BOMBING survivors, victims' families prepare to gather to watch broadcast of McVeigh execution - - Tulsa, OK - News, Weather, Video and Sports - |

BOMBING survivors, victims' families prepare to gather to watch broadcast of McVeigh execution

OKLAHOMA CITY (AP) _ Before dawn Monday, the people Timothy McVeigh hurt most will awake, wondering how they will feel when he closes his eyes for the last time.

They will meet at 4 a.m. in a parking lot near Will Rogers World Airport, three hours before the execution of the man who blew up the Oklahoma City federal building and killed 168 of their relatives and friends.

Federal marshals will guard their cars as they board vans for the nearby Federal Transfer Center.

Some 300 survivors and bombing victims' relatives will sit in front of a wide screen to watch McVeigh's execution through a secure, closed-circuit broadcast from a federal prison in Terre Haute, Ind., where he will be given a lethal injection.

Tom Kight says he will get up at 2 a.m., have some coffee and maybe a doughnut before getting in his 1972 Oldsmobile and driving down dark, nearly empty city streets to the parking lot.

There he'll meet Jannie Coverdale and Kathy Wilburn, who, like him, lost loved ones in the April 19, 1995, attack. Kight lost his stepdaughter, who left behind a daughter. Coverdale and Wilburn lost grandsons in the federal building's daycare center.

``There'll be three grandparents sitting together, me, Jannie and Kathy,'' he said Friday.

Kight said he doesn't know what to expect when McVeigh is dead.

``I've heard some people kind of plan to celebrate and that's up to every individual,'' he said. ``I certainly plan no celebration.''

After the execution, witnesses will file out of the viewing room and Kight will go back to his car _ bypassing the assembled media _ to drive to the bombing memorial.

``It's kind of a safe haven for us,'' he said. ``We've become quite a big family. We're pretty supportive of one another. We don't always agree on every issue, but when the chips are down we're there for one another.''

Wilburn doesn't expect watching McVeigh die to affect her much. Then again, she didn't think watching the implosion of the Alfred P. Murrah building about a month after the bombing would hurt her.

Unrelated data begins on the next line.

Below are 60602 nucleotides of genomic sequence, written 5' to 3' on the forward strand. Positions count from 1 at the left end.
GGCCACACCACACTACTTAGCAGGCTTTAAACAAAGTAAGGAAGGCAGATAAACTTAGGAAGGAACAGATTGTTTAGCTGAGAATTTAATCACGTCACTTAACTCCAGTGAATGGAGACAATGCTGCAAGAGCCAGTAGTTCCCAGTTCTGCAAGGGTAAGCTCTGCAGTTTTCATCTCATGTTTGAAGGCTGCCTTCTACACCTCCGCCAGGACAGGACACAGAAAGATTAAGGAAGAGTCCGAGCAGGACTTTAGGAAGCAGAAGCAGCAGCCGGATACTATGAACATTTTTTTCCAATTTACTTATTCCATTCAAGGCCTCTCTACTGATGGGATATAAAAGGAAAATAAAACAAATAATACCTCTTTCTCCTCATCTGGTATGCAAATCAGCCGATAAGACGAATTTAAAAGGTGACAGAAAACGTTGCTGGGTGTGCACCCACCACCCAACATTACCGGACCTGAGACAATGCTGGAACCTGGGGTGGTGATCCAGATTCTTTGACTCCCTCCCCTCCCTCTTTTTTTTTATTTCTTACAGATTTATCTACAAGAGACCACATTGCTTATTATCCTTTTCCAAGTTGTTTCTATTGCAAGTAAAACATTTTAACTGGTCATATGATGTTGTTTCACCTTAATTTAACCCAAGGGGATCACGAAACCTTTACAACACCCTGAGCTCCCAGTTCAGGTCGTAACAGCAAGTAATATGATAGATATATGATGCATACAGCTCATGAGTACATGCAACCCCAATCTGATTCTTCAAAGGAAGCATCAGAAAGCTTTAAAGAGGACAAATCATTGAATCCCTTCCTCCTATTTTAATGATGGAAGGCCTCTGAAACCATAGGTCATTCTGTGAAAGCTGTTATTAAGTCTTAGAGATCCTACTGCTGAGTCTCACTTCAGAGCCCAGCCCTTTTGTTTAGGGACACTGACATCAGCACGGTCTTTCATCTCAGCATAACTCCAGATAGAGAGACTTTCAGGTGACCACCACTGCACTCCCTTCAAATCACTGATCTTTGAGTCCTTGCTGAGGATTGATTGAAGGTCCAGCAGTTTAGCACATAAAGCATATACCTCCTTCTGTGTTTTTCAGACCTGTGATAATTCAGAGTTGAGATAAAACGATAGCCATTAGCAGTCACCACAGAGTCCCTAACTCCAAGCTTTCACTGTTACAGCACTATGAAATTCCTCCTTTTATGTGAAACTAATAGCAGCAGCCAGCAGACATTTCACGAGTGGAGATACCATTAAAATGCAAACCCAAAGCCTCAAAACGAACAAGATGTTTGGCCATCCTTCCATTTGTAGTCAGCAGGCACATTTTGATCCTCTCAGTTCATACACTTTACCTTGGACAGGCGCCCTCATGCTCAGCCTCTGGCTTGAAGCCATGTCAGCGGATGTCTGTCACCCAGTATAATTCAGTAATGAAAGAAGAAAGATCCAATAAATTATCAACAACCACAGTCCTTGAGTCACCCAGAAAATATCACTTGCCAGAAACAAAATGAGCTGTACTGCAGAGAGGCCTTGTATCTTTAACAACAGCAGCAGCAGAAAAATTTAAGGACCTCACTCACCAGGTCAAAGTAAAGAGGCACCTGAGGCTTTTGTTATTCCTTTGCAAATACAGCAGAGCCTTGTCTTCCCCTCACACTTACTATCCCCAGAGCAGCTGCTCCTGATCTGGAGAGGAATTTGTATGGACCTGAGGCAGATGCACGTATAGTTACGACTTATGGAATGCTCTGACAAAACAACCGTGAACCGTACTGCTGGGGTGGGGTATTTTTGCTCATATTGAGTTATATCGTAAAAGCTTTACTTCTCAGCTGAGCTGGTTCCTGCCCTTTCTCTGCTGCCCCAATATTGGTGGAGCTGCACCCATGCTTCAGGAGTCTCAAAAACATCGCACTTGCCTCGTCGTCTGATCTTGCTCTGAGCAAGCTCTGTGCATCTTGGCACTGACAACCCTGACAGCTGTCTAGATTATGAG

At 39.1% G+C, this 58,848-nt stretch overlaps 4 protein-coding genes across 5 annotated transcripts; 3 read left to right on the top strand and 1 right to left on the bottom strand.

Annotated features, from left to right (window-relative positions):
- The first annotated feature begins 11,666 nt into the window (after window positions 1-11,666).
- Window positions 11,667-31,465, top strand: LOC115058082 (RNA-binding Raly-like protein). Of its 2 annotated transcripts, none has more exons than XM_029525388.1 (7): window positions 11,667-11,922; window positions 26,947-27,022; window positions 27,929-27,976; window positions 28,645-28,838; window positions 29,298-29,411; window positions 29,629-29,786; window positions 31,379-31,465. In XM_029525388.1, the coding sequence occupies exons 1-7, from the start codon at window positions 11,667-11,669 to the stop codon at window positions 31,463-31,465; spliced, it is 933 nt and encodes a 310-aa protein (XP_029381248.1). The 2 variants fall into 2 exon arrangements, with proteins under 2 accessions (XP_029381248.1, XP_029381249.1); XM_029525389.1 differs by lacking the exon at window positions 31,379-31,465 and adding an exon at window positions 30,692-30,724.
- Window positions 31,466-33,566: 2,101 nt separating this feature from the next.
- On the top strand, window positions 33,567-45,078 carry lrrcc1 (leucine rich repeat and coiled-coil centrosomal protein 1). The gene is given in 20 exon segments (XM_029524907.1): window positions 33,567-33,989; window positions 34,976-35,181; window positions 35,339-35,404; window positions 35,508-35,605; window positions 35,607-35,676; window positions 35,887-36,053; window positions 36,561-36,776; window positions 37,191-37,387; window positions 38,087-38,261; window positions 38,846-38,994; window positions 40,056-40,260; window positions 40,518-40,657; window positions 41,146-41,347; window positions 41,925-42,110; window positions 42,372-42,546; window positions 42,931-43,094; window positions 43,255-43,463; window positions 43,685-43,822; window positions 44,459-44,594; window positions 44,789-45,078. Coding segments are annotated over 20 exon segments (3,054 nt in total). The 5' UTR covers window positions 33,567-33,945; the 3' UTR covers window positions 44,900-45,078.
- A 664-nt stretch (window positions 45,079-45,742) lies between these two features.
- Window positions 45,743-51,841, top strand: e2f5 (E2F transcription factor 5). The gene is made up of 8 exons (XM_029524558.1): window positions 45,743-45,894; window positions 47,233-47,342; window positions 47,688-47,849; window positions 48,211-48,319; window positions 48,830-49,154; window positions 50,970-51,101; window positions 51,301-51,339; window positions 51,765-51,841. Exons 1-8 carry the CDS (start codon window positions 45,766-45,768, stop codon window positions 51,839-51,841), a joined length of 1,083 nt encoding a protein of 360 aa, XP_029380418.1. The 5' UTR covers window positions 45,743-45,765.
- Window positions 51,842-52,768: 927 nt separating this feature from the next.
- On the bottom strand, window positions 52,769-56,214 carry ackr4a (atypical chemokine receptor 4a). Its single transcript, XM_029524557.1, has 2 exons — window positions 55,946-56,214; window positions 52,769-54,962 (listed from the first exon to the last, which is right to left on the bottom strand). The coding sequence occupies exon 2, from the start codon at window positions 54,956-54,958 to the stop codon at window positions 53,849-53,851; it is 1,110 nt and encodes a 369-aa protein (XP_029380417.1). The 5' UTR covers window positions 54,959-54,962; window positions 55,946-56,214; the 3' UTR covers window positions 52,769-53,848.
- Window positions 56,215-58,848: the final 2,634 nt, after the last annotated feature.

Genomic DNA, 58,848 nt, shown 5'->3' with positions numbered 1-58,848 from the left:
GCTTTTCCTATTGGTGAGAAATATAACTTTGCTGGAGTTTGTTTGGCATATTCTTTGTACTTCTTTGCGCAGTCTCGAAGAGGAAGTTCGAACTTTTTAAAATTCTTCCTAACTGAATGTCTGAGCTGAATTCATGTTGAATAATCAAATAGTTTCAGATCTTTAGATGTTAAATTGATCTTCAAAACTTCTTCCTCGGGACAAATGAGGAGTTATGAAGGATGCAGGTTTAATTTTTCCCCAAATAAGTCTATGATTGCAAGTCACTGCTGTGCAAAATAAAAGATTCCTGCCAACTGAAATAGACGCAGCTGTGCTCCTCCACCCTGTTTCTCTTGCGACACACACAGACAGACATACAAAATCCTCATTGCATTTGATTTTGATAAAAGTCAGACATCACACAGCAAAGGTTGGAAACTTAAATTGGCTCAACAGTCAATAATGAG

``It just brought back everything,'' she said, recalling how she buried her face in her hands at the sound of the detonation and sobbed. ``I was just bawling. I'm not sure how I'll react Monday.

``He is just going to lay down and go to sleep. He's the only one who gets to sleep in.''

As execution day approached, more visitors poured through the gates of the Oklahoma City National Memorial in downtown Oklahoma City. Memorial officials said 1,200 people visit each day on average.

Paul Heath, a bombing survivor, was at the memorial Thursday passing out copies of a poem McVeigh is expected to recite before he dies. He wants other survivors and victims' relatives to know what to expect Monday morning.

The poem, written by an Englishman who died in 1903, begins, ``Out of the night that covers me, black as the pit from pole to pole, I thank whatever gods may be for my unconquerable soul.''

It ends with, ``I am the master of my fate; I am the captain of my soul.''

``I want to understand everything I can about him,'' Heath said. ``Being a psychologist, it's my nature to understand human behavior and criminal behavior.''

But Heath said he has no need to see McVeigh die and plans to spend the morning at the memorial, unless another bombing survivor asks him to attend the closed-circuit broadcast for support.

``I forgave Mr. McVeigh within three months after the bombing for what he attempted to do to me personally,'' he said. ``It's not my place to forgive him for what he did to others.''
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